I believe that school leaders are facing a crisis like no other. It is multi-faceted and complex. They are face to face with problems that have risen from the policies of austerity and slowly chocked and clogged the souls of our schools. Worse still I feel that they have fragmented mind-sets within the profession and we are now more divided on solutions to our problems than ever before.
You see, school leaders are good folk at their core – well most of them. But, they are protective of their schools and communities. They want what is best for them and if in competition – moral purpose gets blurred and ‘at-odds’ procedures get justified because it’s about the local rather than the bigger picture. There is NO bigger picture in education 2019. These –good folk leaders – are easy targets as well – often let down by the minority of leaders who have damaged so many… I’ve read the recent blogs about worst work scrutiny feedback ever. There is a certain section within our profession who seem to believe life in schools would be better without leaders (and I can understand that because I have worked alongside leaders who have made things worse)– though I don’t see credible alternatives being offered; just as it would without consultants or pseudo-teachers. It would seem the battleground really is the classroom and we have already lost. Imagine a school leader blogging about ‘Worst things a teacher has said to a child…’ I don’t believe in school shaming… in fact any shaming. But for some it is ok to shame consultants as money grabbing charlatans or show up travelling teachers for the snake oil fools they are… but, observe my lesson, look at my books, question my rational… Burn in hell you mother!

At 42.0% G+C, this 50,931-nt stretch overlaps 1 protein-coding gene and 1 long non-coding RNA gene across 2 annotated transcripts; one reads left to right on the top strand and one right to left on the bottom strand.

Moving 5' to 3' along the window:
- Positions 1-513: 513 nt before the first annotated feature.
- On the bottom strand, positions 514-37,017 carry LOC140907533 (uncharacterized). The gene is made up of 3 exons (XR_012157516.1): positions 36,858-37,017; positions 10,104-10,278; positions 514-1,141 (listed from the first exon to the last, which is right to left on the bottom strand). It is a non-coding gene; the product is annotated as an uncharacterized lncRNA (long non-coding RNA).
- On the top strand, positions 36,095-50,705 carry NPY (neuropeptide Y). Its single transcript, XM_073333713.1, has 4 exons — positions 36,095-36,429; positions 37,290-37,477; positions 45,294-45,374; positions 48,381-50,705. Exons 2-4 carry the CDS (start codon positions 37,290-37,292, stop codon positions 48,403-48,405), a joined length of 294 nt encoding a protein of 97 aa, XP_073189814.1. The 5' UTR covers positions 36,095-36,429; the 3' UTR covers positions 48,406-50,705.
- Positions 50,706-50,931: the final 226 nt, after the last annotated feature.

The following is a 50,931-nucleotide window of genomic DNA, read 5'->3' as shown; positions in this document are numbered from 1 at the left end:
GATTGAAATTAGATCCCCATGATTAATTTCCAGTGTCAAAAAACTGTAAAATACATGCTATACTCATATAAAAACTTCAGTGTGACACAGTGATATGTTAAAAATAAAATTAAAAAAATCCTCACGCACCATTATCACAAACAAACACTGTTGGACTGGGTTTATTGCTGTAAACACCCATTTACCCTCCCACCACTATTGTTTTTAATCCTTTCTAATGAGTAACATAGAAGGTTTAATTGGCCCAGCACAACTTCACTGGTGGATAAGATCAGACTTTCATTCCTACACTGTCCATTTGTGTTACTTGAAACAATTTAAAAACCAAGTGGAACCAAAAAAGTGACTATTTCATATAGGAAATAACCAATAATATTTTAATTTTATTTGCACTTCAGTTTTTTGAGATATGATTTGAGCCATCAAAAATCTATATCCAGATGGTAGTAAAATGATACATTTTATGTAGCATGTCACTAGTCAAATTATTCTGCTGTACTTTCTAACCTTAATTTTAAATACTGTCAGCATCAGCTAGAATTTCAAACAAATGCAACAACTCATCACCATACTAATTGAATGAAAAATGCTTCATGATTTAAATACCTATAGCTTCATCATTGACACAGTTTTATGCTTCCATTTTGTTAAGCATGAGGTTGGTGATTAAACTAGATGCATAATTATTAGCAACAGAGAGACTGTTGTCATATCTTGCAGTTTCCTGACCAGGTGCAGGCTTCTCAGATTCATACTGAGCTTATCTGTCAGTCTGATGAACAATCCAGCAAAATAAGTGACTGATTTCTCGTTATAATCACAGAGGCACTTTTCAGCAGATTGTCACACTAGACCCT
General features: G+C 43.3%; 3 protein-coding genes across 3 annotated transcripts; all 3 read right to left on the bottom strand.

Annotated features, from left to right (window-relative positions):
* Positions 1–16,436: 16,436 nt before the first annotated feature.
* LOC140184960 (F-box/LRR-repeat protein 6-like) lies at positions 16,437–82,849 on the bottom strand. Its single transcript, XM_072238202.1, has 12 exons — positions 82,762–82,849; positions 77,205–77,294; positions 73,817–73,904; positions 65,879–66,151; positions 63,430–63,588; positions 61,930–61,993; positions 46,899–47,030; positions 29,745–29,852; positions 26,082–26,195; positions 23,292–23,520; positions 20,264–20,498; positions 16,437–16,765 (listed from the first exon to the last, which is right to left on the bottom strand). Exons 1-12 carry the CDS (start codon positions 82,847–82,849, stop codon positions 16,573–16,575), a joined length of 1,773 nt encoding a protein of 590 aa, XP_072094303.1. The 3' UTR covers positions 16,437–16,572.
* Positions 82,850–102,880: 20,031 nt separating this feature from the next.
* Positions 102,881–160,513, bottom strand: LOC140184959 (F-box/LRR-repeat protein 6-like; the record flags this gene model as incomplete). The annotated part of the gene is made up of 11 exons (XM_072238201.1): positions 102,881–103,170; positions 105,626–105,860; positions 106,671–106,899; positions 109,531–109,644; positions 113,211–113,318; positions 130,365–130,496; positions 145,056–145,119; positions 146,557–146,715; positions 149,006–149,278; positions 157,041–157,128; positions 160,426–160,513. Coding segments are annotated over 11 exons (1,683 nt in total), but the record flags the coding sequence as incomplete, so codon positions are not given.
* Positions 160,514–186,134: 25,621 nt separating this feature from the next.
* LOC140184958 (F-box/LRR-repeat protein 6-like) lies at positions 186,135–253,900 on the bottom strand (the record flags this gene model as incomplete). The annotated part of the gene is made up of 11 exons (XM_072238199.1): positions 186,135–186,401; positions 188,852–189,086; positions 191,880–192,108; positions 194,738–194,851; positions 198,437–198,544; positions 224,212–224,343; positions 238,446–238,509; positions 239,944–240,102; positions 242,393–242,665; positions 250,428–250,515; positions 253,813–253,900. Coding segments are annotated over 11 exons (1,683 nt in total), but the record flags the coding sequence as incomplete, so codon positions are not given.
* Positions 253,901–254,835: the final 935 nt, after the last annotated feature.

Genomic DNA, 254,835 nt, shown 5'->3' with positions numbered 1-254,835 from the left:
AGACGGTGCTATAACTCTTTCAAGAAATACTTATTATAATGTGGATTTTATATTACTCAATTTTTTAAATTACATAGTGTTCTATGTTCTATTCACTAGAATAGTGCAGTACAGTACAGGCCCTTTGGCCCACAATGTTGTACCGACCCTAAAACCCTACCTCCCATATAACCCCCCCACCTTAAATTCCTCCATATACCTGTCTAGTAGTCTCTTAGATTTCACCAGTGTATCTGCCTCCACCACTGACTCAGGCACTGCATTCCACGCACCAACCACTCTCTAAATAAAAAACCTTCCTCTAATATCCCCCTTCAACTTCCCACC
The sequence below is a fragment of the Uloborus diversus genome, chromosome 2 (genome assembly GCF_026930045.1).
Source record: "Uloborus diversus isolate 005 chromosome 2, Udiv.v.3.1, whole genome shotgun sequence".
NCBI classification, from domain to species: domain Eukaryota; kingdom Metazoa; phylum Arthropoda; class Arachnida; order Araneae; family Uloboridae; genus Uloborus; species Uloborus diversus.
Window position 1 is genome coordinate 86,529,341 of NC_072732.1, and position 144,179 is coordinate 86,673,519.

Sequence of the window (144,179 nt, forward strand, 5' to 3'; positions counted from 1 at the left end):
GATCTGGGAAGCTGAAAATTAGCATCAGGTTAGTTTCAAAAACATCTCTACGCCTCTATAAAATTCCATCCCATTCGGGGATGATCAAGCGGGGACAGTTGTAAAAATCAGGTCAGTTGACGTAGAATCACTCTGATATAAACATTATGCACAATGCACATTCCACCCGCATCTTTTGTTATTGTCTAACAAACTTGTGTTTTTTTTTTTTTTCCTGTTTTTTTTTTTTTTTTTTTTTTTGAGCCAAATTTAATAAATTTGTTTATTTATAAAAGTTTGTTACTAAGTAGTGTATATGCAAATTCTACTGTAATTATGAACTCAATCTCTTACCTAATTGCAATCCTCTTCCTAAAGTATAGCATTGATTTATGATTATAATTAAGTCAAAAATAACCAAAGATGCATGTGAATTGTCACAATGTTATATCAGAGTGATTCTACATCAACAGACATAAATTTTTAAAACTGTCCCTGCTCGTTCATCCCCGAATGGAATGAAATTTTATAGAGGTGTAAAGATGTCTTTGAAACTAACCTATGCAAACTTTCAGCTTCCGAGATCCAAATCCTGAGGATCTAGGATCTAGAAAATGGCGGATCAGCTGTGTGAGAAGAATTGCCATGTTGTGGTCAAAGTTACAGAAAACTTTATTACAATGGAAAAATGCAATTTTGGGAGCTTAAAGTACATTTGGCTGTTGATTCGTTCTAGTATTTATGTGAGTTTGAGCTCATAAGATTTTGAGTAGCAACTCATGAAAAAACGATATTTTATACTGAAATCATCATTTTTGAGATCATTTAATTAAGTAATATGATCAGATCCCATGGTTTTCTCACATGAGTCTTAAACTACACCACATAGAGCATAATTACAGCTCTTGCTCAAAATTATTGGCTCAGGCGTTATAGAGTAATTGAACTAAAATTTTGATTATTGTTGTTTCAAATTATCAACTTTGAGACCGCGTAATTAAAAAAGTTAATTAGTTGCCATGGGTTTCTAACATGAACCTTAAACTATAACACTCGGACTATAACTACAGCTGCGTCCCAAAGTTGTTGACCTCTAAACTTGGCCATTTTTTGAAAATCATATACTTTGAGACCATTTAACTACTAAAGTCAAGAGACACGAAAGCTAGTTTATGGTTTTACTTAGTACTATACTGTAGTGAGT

One such issue impacted upon is Inclusion and attitudes to it within our schools. In Andrew Olds latest blog he wrote:
‘In recent years, progressives have used SEN as a trojan horse for dumbed down education and tolerance of poor behaviour in schools. The argument is that academic and behaviour standards should be low, in case students with SEN are discriminated against by the demands of having to learn and behave.’
Firstly, I like to know, who are these progressives? Are we talking about DFE progressives? Head teacher progressives? Teacher progressives? I thought standards were going up in schools? I certainly see a tougher Y6 SATs test and I certainly see higher standards in primary schools. Is this dumbing down national? What I would say to Andrew here is ANY school leader who wants to survive in this climate is desperate to get behaviour right because it takes about 20 seconds sitting in that swivel chair to work out your career is gambled upon it.
‘It can be amazingly difficult to get progressives to answer questions such as “what percentage of students do you think cannot access an academic curriculum?” or “what percentage of students do you think cannot cope in a school where rules are enforced?”’
I am not surprised. It’s a good point though. When is mainstream schooling not the right place for a student? When they are beyond the reasonable control of it? Inclusion is often not about academic issues though. I run a special school and many can access an academic curriculum. The issues are far more complex than that of course. There are usually three or four other factors all cashing in and making a mainstream experience very difficult. But, we manage it at my school. I have 36 children who could be in a standalone special school and they are fully integrated in to the daily systems of a 600+ mainstream school. So to answer Andrew… all students can access an academic curriculum. Even those using eye gaze technology.